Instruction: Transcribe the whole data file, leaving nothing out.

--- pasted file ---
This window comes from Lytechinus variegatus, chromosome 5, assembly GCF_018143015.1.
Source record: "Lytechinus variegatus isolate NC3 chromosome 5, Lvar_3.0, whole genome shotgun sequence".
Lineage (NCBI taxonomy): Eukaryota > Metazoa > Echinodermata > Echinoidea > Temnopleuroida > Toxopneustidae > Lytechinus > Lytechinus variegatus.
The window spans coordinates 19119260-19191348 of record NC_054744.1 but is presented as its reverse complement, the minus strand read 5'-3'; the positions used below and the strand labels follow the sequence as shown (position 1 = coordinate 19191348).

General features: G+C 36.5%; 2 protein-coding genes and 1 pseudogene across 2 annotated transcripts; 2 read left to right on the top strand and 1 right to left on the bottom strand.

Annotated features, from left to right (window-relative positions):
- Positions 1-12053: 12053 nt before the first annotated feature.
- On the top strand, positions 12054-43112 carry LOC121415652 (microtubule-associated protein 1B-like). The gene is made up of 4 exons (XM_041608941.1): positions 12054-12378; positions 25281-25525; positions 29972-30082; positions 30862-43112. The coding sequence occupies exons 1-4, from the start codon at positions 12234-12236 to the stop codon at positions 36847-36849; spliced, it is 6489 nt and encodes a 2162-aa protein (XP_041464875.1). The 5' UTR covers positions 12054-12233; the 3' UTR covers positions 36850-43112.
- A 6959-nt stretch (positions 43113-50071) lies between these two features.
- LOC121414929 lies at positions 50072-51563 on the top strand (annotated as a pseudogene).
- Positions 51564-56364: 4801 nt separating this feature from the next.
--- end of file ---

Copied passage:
This window comes from Lytechinus variegatus, chromosome 5, assembly GCF_018143015.1.
Source record: "Lytechinus variegatus isolate NC3 chromosome 5, Lvar_3.0, whole genome shotgun sequence".
Lineage (NCBI taxonomy): Eukaryota > Metazoa > Echinodermata > Echinoidea > Temnopleuroida > Toxopneustidae > Lytechinus > Lytechinus variegatus.
The window spans coordinates 19119260-19191348 of record NC_054744.1 but is presented as its reverse complement, the minus strand read 5'-3'; the positions used below and the strand labels follow the sequence as shown (position 1 = coordinate 19191348).

General features: G+C 36.5%; 2 protein-coding genes and 1 pseudogene across 2 annotated transcripts; 2 read left to right on the top strand and 1 right to left on the bottom strand.

Annotated features, from left to right (window-relative positions):
- Positions 1-12053: 12053 nt before the first annotated feature.
- On the top strand, positions 12054-43112 carry LOC121415652 (microtubule-associated protein 1B-like). The gene is made up of 4 exons (XM_041608941.1): positions 12054-12378; positions 25281-25525; positions 29972-30082; positions 30862-43112. The coding sequence occupies exons 1-4, from the start codon at positions 12234-12236 to the stop codon at positions 36847-36849; spliced, it is 6489 nt and encodes a 2162-aa protein (XP_041464875.1). The 5' UTR covers positions 12054-12233; the 3' UTR covers positions 36850-43112.
- A 6959-nt stretch (positions 43113-50071) lies between these two features.
- LOC121414929 lies at positions 50072-51563 on the top strand (annotated as a pseudogene).
- Positions 51564-56364: 4801 nt separating this feature from the next.